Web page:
In the food world, the biggest celebrity of all might be kale—the Shakira of salads, the Lady Gaga of leafy greens. And yes, it really does have plenty of benefits—including high levels of folate and more calcium, gram for gram, than a cup of milk. But it’s actually not the healthiest green on the block.
If you buy turnips with the tops on, you get two vegetables in one. Turnip leaves are another Southern favorite are considered a delicacy. More tender than other greens and needing less cooking, this sharp-flavored leaf is low in calories yet loaded with vitamins A,C, and K as well as calcium.
In one study, the average GI value for roasted sweet potato was 82, for baked sweet potato 94, and for boiled sweet potato 46. Stir-Frying: Multiple studies have shown better absorption of the beta-carotene from sweet potatoes when fat-containing foods are consumed along with the sweet potatoes.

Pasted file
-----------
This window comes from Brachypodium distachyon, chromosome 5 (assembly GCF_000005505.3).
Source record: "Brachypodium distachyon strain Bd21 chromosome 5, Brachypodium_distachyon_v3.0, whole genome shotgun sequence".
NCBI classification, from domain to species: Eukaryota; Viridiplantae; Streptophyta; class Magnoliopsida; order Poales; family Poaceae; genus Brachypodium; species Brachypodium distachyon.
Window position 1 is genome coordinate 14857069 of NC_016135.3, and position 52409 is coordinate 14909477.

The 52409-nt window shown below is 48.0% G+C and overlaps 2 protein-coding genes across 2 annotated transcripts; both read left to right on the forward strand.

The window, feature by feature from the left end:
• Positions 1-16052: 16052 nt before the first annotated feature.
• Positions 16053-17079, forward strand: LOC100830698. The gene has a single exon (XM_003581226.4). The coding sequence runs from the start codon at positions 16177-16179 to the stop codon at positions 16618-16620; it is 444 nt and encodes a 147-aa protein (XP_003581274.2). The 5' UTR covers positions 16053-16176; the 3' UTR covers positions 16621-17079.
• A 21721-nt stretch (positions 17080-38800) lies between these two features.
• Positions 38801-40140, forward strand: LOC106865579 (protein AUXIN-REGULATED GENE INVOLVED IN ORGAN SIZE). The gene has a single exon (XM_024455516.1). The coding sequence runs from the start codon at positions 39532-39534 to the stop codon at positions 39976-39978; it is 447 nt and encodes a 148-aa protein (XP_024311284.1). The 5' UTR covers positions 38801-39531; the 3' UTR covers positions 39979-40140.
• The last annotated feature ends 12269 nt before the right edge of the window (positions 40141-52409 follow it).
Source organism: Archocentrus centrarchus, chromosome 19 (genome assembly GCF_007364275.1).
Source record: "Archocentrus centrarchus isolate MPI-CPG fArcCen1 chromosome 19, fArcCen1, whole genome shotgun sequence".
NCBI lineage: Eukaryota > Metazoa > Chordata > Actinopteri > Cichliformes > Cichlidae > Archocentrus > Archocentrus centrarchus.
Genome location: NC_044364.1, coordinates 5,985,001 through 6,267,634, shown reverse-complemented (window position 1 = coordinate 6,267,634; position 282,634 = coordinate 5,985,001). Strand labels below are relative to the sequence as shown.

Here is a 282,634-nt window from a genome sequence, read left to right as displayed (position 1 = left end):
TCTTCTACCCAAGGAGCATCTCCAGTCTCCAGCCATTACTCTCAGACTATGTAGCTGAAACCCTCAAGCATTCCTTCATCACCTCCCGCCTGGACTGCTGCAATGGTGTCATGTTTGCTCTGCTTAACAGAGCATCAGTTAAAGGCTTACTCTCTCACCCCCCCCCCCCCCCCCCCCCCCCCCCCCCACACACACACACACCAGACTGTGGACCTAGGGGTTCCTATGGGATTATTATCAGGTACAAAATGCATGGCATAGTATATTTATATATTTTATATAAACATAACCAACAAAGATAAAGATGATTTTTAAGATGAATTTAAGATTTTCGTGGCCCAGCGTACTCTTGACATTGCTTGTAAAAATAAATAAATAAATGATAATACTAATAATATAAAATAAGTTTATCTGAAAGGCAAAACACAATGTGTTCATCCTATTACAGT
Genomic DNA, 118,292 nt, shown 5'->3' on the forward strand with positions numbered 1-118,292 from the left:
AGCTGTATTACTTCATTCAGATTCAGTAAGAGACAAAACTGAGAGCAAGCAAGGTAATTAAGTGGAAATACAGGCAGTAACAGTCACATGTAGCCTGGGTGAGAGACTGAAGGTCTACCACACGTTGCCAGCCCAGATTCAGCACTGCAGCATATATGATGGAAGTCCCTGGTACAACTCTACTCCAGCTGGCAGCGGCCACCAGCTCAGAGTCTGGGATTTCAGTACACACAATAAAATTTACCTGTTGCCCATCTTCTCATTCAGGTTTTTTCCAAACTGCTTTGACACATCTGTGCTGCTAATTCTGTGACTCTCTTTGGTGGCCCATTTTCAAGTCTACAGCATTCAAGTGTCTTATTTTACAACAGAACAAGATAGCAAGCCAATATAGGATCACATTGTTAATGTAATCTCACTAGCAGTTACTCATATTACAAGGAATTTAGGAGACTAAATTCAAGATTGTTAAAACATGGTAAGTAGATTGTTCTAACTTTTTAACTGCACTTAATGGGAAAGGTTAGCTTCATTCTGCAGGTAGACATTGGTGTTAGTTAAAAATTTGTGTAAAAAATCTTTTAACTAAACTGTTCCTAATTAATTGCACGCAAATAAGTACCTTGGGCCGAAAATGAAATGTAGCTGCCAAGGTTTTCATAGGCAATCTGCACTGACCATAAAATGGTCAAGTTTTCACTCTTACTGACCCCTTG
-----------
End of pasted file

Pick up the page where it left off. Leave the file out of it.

Eggs are easy to eat, well-tolerated by young and old, adaptable to any meal, and inexpensive. Whether you prefer designer or generic eggs, manage your egg intake over the course of a week. On days when you enjoy eggs for breakfast, it's wise to limit foods high in cholesterol and saturated fat for the rest of the day.
The grilled chicken salads offered at a handful of fast food chains are among the best options -- as long as the chicken is grilled, not fried, and the dressing is light. One standout is McDonalds' Southwest Salad, which is the highest in fiber and protein and among the lowest in saturated fat among the major chains' chicken salads.